There will be times when those in authority must be opposed however, and on the same basis. When they oppose the unity and the good of the whole, they lose their real authority, and are left with an empty facade, ready to crumble. When they no longer serve harmony, those who seek harmony will no longer serve them.

God bless you!

Merry Christmas! (sorry it’s late)

Sorry for the recent radio silence. There’s no particular reason for it.

I just thought I’d deliver the yearly reminder that on Christmas day, approximately 2,019 years ago, God was born amongst us as a teeny tiny baby. Almighty God hid Himself in the Blessed Virgin’s womb. The Lord God of Hosts was wrapped in swaddling bands. The creator of the universe was nestled up in Joseph’s arms.

It’s true that this post has missed the big day, but the magi are running later still! The divine babe is still newborn, and hasn’t even received His name yet.

We shouldn’t shy away from the absurdity of the Incarnation. Who in their right mind would ever worship a newborn (or even, unborn) baby as the omnipotent creator of all? What kind of God would genuinely become a human, with all of our weakness and suffering and vulnerability? The God who is love would.

Love unites the lover to the beloved. Love condescends. Love is vulnerable. Love is weak. Love is small. Love is dependent. Love is almighty.

God is not a philanthropist, trying to better everyone’s lives from the outside: He is the lover of us, and desires to give Himself to us entirely. He loves us!

Can you imagine if we loved Him like He loves us? Can you imagine how differently we would live? Can you imagine how happy we would be?

May the Christchild bless you!

Jesus is the answer.

The difficulty of being a Christian is learning to really believe the above sentence. Jesus is the answer. It is not morality and it is not clever words and it is not any programme of action. It is not hidden from the masses and it is not available for a price. It is not something we earn or accomplish or even discover. It is not hard work and it is not natural gift and it is not good luck.

Jesus is the answer.

How am I meant to live? How can I make any sense of the chaos of my life? How am I to face my problems? Jesus.

By Jesus’s life, death, and resurrection, I am to live in this world. Accepting Him as my life, and following Him as best I can, and above all else, trusting Him, I am to face the world, with all of its confusion, indifference, and death.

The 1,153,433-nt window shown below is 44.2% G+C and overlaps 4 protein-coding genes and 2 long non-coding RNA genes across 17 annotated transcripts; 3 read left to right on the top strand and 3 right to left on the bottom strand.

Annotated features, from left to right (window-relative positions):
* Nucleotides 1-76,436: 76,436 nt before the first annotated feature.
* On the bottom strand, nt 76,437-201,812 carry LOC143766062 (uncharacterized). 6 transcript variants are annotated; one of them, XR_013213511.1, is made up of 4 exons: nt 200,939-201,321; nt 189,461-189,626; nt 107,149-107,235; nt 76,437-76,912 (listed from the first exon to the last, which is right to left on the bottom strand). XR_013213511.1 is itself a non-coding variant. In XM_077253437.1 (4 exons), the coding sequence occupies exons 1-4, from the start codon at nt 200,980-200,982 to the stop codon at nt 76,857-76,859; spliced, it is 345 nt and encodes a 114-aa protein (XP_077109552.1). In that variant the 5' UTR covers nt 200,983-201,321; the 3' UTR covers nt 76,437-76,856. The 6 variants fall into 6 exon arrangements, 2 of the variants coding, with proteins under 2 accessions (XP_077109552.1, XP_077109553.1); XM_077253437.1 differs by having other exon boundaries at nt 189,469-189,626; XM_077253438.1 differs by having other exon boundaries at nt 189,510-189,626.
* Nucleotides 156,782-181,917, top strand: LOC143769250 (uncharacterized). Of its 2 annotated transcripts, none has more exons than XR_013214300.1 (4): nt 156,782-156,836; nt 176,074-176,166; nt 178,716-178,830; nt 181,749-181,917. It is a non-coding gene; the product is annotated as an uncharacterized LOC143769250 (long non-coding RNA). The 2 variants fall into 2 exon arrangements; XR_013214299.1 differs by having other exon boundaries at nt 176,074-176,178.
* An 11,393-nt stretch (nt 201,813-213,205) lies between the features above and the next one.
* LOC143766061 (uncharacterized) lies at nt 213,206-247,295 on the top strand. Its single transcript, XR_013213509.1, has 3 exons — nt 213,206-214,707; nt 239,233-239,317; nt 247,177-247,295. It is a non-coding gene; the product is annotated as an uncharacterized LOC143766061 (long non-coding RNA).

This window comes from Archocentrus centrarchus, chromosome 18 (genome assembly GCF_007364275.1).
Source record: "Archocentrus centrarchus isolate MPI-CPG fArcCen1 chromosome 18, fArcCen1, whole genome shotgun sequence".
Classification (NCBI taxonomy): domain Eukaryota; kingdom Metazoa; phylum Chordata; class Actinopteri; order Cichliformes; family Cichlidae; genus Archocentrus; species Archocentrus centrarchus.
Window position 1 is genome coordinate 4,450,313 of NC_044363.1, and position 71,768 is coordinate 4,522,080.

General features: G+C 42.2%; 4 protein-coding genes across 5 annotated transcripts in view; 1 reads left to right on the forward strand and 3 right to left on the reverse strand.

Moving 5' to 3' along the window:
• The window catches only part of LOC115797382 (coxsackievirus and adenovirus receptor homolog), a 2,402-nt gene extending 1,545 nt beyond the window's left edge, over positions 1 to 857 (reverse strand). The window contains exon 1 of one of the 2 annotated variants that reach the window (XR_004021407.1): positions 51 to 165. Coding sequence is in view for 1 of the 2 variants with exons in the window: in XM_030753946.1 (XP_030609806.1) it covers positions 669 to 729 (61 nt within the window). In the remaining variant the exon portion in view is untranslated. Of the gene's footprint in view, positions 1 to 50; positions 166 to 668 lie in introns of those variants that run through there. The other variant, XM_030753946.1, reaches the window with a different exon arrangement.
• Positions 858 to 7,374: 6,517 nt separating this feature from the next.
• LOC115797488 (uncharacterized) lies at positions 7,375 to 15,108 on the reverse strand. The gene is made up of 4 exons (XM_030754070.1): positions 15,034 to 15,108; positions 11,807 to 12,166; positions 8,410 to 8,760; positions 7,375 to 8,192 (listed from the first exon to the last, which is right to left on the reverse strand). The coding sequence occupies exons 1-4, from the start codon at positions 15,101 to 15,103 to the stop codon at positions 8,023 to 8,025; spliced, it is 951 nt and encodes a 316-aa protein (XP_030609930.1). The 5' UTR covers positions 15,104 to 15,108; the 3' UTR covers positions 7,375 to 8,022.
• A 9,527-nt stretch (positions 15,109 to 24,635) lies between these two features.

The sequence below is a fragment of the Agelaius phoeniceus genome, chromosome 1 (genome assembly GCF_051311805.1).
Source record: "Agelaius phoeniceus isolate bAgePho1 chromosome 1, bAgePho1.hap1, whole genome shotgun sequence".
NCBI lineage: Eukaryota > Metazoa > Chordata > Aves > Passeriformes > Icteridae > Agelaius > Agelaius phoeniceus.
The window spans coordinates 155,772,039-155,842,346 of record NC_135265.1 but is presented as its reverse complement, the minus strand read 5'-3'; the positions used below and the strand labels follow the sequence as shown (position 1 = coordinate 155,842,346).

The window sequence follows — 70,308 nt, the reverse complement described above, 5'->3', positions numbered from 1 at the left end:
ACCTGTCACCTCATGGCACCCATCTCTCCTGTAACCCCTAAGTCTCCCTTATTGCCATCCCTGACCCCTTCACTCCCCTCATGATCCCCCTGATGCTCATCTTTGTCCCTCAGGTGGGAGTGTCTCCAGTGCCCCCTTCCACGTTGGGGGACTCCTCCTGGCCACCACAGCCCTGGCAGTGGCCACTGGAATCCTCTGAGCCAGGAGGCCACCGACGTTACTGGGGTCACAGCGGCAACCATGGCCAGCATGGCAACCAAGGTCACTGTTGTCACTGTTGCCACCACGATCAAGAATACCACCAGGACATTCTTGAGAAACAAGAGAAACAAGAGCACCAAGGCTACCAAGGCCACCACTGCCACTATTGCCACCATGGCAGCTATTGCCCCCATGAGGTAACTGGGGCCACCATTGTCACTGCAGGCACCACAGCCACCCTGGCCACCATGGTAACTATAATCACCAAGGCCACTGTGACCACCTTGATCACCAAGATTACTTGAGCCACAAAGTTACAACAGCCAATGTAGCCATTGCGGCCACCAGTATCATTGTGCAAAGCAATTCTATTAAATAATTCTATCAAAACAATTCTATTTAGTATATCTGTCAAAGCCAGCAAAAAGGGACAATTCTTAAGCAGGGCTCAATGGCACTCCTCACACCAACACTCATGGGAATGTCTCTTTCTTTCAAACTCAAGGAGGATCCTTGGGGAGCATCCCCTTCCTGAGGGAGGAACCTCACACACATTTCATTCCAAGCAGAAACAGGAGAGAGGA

And what’s more, we must reject every other attempt at an answer. No “Jesus + X”, whether it be a politics or a theology or a good work or anything else. Nothing else will do. Nothing else will ever save you.

As insane as this may sound, this, and nothing else, is Christianity. Hold on to this one truth no matter what.

Jesus is the answer.

‘True love is its own satisfaction’

‘Love is a going forth of the soul, not a contract; it is not the result of a convention, and is not to be acquired by agreement; it is spontaneous in its impulses, and likens us to itself; also true love is its own satisfaction. Its recompense lies in the object of its love; for whatever be that which we seem to love, if our real object be something else, it is really that something which we love, and not that by which our heart strives to attain it.’
– St. Bernard (On the Love of God)

Do we read the Scriptures or a translation of the Scriptures?

Is reading a translation of the Bible actually reading the Bible? Is it still the same books, the same inspired word of God? What if it’s a poor translation, or a paraphrase?

Translation will always be an exercise in interpretation and co-creation. There is no simple mapping of one language to another, not least because each language lives in the distinct, though overlapping, worlds their speakers inhabit. To faithfully translate is not just to avoid any additions, but to attempt to be united with the author, while inhabiting another world. It is a faithful translation as long as it is a co-creation, and unfaithful as far as it is a separate creation added onto the first.

An image of a pipe is not a pipe, and a translation of a book is not that book. However, to see an image of a pipe is to see a pipe, and no one has ever seen a pipe except by seeing an image of a pipe. We see the pipe through the image, even if it’s just the image in our own eyes. Similarly, we can read a book through its translation. We might also add, that even writings in our own language need to be translated into our own minds. The words may be the same, but still the meaning must be found, and every word has a slightly different meaning to every reader.

When we read our translations of the Bible, we are not reading it on our own, and that’s a good thing, because we’re actually reading it with and through the communion of the saints. Not just the translators, but all those who influenced their reading of the scriptures, and all the faithful who have together shaped how we will read it too, both by their teaching and just by their use of the same words.

The words of scripture take on new meaning in this process (though without losing the previous meaning), as often happens when we re-encounter a piece of art, and something new is picked up, perhaps even something with new meaning in our new context. It grows in meaning with each new listener, each new day, each new context. Or rather, its divine and eternal meaning is unfolded ever more fully.

With the Holy Spirit guiding our translations and interpretations through the saints, we can happily view our translations as an extension and development of the scriptures themselves.